David Souter on the Development-Technology Disconnect
OpenCanada talked to the Managing Director of ICT Development Associates about how the spread of new communication technologies are challenging understandings of sustainability.
Sustainability is front and centre in debates over what should replace the Millennium Development goals when they expire in 2015. But how do we define sustainability? Traditional understandings of sustainable development are being challenged by the spread of new communication technologies. If “Sustainable Development Goals” are chosen as the vehicle for global development efforts post-2015, a comprehensive understanding of sustainability, including the impacts of the Internet and Information and Communication Technologies (ICTs) on development, will be a prerequisite to setting meaningful targets. OpenCanada talked to David Souter, Managing Director of ICT Development Associates and Senior Associate at the International Institute for Sustainable Development,about the need to re-think the relationship between technology and sustainable development, and why the complexity of this relationship cautions against simply replacing the MDGs with SDGs.
Why study the relationship between the sustainability, the Internet, and ICTs?
Profound changes have taken place in information and communications as a result of new media and new technology, particularly the Internet. These changes impact on the ways in which economy and society, culture and politics work.
Computerization, the rise of mass markets for telecommunications, the Internet, and innovations like cloud computing are fundamentally altering the ways in which goods and services are produced and consumed, the availability of information to people in different contexts, and aspects of relationships among individuals, groups, and governments.
The most significant of these changes have occurred over the 25-year period since sustainability was defined by the Brundtland commission.
My previous work on this issue was driven by a sense of frustration with the way in which sustainability was looked at by the two worlds – the ICT world and the sustainable development world. In the former, the attitude was, and in many cases remains, rather techno-determinist toward development, with insufficient appreciation of the real interactions between technology and society, and the complexity and recursiveness of those interactions. There has been too little appreciation of how society influences technology as much as technology influences society.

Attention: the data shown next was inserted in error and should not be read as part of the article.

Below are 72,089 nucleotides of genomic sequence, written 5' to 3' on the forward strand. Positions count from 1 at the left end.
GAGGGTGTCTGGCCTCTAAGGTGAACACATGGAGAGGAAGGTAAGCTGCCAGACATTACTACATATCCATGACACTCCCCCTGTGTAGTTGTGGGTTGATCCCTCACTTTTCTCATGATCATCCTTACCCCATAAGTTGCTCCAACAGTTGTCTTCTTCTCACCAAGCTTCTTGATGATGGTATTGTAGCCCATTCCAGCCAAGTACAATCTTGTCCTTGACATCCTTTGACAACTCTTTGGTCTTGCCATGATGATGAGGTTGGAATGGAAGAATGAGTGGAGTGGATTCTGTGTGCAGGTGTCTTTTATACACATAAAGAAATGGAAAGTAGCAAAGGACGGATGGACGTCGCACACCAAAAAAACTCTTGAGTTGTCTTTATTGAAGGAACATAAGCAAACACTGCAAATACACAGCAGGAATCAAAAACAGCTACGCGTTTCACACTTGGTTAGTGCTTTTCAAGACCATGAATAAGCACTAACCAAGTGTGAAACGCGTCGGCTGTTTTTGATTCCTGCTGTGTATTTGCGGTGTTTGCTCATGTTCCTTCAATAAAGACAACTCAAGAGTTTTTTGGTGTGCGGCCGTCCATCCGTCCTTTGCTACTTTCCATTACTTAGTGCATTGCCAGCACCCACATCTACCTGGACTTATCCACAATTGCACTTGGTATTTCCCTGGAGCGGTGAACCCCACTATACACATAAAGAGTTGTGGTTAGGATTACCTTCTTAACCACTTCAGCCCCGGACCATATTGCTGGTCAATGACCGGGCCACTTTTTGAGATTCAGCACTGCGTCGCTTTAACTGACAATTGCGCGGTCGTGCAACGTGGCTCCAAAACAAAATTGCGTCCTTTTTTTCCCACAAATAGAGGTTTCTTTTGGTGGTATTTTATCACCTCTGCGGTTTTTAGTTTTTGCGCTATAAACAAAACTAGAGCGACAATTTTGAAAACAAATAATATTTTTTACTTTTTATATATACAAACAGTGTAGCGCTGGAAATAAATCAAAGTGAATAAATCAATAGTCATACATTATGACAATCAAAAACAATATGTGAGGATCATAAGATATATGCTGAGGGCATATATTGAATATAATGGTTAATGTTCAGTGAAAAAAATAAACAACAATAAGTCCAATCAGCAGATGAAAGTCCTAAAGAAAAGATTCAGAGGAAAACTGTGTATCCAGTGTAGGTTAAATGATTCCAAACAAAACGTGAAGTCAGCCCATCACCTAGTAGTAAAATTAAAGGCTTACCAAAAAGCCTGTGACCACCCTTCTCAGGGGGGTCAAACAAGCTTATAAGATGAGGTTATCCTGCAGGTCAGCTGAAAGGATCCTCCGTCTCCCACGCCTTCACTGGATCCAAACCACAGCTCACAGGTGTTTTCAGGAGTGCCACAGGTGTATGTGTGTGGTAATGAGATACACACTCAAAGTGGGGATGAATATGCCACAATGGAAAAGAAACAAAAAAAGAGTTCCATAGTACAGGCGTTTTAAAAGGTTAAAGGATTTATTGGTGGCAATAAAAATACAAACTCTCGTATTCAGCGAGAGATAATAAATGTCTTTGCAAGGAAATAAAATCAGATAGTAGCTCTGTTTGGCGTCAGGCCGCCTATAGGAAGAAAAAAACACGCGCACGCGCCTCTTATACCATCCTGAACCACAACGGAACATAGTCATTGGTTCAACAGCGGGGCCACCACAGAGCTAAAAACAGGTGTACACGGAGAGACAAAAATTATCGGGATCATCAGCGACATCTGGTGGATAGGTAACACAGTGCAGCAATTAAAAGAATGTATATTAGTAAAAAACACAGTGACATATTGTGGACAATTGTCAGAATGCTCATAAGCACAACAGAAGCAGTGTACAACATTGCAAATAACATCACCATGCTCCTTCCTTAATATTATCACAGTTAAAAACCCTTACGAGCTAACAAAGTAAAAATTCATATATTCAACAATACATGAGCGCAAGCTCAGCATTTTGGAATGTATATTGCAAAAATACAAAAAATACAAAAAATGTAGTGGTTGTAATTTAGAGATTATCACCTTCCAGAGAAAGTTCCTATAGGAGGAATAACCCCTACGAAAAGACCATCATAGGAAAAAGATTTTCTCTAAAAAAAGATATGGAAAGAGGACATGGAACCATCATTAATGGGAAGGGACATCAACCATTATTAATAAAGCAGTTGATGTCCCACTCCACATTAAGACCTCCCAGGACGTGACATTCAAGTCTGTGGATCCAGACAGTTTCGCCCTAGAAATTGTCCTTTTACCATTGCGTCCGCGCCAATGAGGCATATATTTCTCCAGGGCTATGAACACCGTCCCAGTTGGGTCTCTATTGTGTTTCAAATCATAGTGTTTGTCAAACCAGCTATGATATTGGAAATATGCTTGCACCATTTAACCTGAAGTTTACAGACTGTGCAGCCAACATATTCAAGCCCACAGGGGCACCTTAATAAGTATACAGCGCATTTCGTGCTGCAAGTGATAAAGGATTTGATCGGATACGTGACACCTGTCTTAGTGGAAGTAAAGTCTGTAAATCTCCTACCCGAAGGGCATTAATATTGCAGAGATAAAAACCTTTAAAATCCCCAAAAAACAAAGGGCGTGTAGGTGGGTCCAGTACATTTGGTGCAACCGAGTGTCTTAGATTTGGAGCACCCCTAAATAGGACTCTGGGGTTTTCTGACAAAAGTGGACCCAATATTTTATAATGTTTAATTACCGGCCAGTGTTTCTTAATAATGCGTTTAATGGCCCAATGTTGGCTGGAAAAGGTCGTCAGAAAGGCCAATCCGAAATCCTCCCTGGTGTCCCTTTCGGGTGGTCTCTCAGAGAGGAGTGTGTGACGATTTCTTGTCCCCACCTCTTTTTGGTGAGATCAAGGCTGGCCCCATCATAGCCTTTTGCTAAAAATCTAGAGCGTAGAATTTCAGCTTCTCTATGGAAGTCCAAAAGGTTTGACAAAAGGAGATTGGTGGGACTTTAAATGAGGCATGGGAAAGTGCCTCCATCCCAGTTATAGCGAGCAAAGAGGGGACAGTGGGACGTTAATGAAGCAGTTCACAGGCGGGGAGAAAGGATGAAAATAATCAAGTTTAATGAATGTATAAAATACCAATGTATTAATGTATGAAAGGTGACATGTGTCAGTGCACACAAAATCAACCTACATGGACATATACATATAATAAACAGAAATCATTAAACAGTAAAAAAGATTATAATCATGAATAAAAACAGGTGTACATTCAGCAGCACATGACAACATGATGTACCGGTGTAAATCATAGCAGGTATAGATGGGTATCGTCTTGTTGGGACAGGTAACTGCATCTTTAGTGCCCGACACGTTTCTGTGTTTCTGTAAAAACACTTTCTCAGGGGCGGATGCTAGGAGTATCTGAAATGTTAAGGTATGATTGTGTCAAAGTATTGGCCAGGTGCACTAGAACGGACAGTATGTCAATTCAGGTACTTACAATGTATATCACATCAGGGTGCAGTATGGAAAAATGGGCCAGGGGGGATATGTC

And in the latter, in the sustainable development world, there has been a real lack of perception that these big technological changes are taking place, and that they are impacting how sustainability should be interpreted and taken forward.
That was the motivation: to try and shape a new discourse between the ICT and development paradigms.
And do you think the discourse has changed? Are the ICT and sustainable developments worlds on the same page?
Not particularly. There’s been a lot of discourse about ICTs and development, but from the ICT sector point of view, technology is seen as something that provides solutions, whereas development is a complex human process. The information society which is emerging from changes in information and communication is a human development phenomenon, rather than a technological one.
Do I think they’re getting closer? Rio+20 was an obvious space in which that might have happened and it didn’t. In “The Future We Want” report, there are only six or seven minor references to information technology of any kind. There’s absolutely no perception of it having had systemic impact on the ways in which society and economy are moving. No perception of it as a general purpose technology, which has altered production, distribution, and consumption patterns, work and leisure – even human settlement patterns.